There are certain emotions and experiences universal to being human. Awkwardness and insecurity during adolescence is one of them. Stephen King seems to channel these feelings effortlessly, putting a level of realism into the descriptions of his teenaged characters that rings so true, it damn near hurts to read. Such is the case with Carrie, the story of one troubled teenager whose pitiful life culminates in destruction of epic proportions.
Carrie White just happens to be born the daughter of a man and woman so over-zealously, fanatically religious that she is convinced the world is nothing but one temptation of evil after another and her only means of salvation is to spend her energy repressing her basic needs and wants. Carrie is never informed about menstruation (and she lives in a time (1974) and place (Chamberlain, Maine) where such things aren’t taught in school) because her mother believes as long as her daughter stays pure, she won’t be cursed by God with a monthly period. So when Carrie does start her period for the first time, she thinks she’s dying and shrieks in terror. At the time, she happens to be showering in the girls’ locker room after gym and her classmates take the opportunity to viciously taunt and humiliate her by throwing maxi pads and tampons at her, all the while shouting things like “Plug it up!” They, of course, don’t understand her melodramatic terror and she doesn’t understand one damn thing about the situation.
Carrie also happens to be a born telekinetic, a condition that is later found to be a recessive genetic disorder resulting from a mutation on the X chromosome, incredibly rare and only affecting females. (Since it’s recessive, two X chromosomes with the mutation are needed for the disorder to be expressed. A person with one X chromosome with the mutation is a carrier.) All of this creates a kind of perfect storm of circumstances under which Carrie White becomes a monster – a confused and tortured teen capable of horrific doings. After becoming the victim of a cruel and degrading prank at her senior prom, Carrie’s limit for humiliation is surpassed and she uses her supernatural ability to wreak havoc on her town. In particular, she sets a fire to the gymnasium housing her prom that kills over 400 students and faculty members. She goes on to murder her own mother, set more fires that destroy several of the town’s local businesses along with one of its central churches and eventually takes down the city’s entire electrical grid.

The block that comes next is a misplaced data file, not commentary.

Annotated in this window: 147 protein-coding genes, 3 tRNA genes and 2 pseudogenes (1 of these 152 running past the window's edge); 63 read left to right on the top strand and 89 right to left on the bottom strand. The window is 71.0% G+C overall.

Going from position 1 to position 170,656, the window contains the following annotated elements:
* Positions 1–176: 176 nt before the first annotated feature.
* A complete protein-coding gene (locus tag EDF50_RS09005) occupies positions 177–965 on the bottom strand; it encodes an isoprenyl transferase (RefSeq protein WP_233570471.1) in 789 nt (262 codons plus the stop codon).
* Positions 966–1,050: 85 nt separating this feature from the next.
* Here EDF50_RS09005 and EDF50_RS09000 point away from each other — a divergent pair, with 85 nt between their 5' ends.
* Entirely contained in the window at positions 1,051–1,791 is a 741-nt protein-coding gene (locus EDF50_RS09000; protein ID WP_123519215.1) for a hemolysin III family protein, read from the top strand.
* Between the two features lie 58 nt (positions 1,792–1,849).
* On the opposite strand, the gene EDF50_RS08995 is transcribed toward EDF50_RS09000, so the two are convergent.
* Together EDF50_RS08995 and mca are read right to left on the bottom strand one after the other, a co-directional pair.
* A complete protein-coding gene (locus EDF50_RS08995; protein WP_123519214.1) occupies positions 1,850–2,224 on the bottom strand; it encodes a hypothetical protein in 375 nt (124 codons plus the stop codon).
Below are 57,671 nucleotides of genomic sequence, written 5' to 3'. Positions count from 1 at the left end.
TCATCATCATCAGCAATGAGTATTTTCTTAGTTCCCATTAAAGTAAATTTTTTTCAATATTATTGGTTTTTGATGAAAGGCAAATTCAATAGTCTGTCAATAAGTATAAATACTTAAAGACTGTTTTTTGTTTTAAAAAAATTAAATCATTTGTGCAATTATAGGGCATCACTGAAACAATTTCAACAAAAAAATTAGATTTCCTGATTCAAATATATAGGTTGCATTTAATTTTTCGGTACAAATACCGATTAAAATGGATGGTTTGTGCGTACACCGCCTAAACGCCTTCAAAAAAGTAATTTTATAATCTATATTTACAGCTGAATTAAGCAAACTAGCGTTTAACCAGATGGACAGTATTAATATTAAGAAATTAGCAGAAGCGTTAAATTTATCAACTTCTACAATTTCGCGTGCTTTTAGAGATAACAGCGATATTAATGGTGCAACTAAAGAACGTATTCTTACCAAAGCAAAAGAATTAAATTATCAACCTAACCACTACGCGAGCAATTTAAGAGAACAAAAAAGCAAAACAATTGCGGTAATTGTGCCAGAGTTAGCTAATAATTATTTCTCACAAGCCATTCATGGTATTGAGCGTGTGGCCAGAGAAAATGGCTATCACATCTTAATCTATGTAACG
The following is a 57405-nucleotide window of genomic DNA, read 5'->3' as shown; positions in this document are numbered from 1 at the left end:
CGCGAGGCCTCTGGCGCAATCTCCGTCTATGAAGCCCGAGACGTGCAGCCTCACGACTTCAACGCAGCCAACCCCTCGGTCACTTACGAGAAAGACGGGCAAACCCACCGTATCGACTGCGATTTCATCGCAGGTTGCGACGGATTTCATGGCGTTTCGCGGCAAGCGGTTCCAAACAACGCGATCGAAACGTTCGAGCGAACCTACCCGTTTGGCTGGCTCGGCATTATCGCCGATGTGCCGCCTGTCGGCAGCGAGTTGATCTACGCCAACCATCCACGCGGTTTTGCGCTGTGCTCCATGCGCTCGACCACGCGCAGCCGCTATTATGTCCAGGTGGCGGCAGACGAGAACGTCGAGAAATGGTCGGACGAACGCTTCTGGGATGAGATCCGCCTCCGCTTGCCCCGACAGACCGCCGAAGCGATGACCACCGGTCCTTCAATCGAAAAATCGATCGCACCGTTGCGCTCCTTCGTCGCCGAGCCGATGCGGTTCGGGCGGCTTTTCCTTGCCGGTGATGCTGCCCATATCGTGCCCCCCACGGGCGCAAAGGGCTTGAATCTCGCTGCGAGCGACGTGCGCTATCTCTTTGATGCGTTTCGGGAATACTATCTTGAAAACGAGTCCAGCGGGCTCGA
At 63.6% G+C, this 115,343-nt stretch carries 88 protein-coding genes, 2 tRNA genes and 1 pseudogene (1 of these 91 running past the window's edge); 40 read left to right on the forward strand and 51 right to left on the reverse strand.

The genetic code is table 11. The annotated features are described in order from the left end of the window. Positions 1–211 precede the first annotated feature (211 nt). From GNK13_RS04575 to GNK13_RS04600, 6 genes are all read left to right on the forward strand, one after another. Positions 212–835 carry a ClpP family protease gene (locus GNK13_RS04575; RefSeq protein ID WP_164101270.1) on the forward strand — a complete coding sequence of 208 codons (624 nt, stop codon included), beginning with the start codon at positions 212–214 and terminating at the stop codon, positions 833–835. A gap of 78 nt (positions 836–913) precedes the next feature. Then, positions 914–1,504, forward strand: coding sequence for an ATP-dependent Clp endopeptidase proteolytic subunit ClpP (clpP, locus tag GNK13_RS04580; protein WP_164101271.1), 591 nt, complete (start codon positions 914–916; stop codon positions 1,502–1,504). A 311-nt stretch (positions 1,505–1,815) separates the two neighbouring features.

King reveals the aftermath intermittently via excerpts of books written about the tragedy, radio and news broadcasts transmitted during or immediately following it, transcriptions taken from the hearing on the official investigation and memoirs from the one survivor, Carrie’s fellow student and a girl who played an indirect but significant role in it, Susan Snell. For the most part, these asides add depth to the relatively simple story and give great insight into Carrie’s life and background and the consequences of the incident but the sheer volume of them seem a bit much. It gets to be distracting from the central story. Or at least, they should interrupt the story less often. Placing the bulk of them at either the beginning or end of the central story, perhaps, would have been more to my liking. I found they interrupted too frequently, breaking my train of thought and interest in the narrative.
King may not write for a broad audience but his ability to slowly weave together a story and create characters in extraordinary circumstances but with whom his readers can relate and empathize has given him a large and faithful community of fans. Pet Sematary still remains my favorite of the handful of Stephen King novels that I’ve read but I enjoyed Carrie and would certainly recommend it.